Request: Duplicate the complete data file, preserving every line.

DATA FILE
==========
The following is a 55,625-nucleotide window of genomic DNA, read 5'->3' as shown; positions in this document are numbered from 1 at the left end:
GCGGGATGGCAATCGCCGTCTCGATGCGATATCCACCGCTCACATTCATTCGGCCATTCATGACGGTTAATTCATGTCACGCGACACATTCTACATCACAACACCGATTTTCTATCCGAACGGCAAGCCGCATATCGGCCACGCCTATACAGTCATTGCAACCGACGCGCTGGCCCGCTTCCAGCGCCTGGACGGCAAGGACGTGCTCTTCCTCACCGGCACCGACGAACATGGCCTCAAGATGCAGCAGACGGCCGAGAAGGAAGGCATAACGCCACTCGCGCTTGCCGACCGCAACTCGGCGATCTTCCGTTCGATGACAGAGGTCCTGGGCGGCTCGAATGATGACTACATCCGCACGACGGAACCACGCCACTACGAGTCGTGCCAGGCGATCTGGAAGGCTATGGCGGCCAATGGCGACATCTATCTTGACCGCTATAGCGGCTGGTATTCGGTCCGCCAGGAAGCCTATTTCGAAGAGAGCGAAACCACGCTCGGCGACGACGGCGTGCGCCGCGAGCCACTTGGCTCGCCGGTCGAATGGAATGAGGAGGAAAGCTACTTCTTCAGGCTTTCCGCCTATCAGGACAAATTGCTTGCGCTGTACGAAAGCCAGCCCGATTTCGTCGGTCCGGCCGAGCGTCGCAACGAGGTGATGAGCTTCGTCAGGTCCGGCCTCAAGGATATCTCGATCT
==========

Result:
The following is a 55,625-nucleotide window of genomic DNA, read 5'->3' as shown; positions in this document are numbered from 1 at the left end:
GCGGGATGGCAATCGCCGTCTCGATGCGATATCCACCGCTCACATTCATTCGGCCATTCATGACGGTTAATTCATGTCACGCGACACATTCTACATCACAACACCGATTTTCTATCCGAACGGCAAGCCGCATATCGGCCACGCCTATACAGTCATTGCAACCGACGCGCTGGCCCGCTTCCAGCGCCTGGACGGCAAGGACGTGCTCTTCCTCACCGGCACCGACGAACATGGCCTCAAGATGCAGCAGACGGCCGAGAAGGAAGGCATAACGCCACTCGCGCTTGCCGACCGCAACTCGGCGATCTTCCGTTCGATGACAGAGGTCCTGGGCGGCTCGAATGATGACTACATCCGCACGACGGAACCACGCCACTACGAGTCGTGCCAGGCGATCTGGAAGGCTATGGCGGCCAATGGCGACATCTATCTTGACCGCTATAGCGGCTGGTATTCGGTCCGCCAGGAAGCCTATTTCGAAGAGAGCGAAACCACGCTCGGCGACGACGGCGTGCGCCGCGAGCCACTTGGCTCGCCGGTCGAATGGAATGAGGAGGAAAGCTACTTCTTCAGGCTTTCCGCCTATCAGGACAAATTGCTTGCGCTGTACGAAAGCCAGCCCGATTTCGTCGGTCCGGCCGAGCGTCGCAACGAGGTGATGAGCTTCGTCAGGTCCGGCCTCAAGGATATCTCGATCT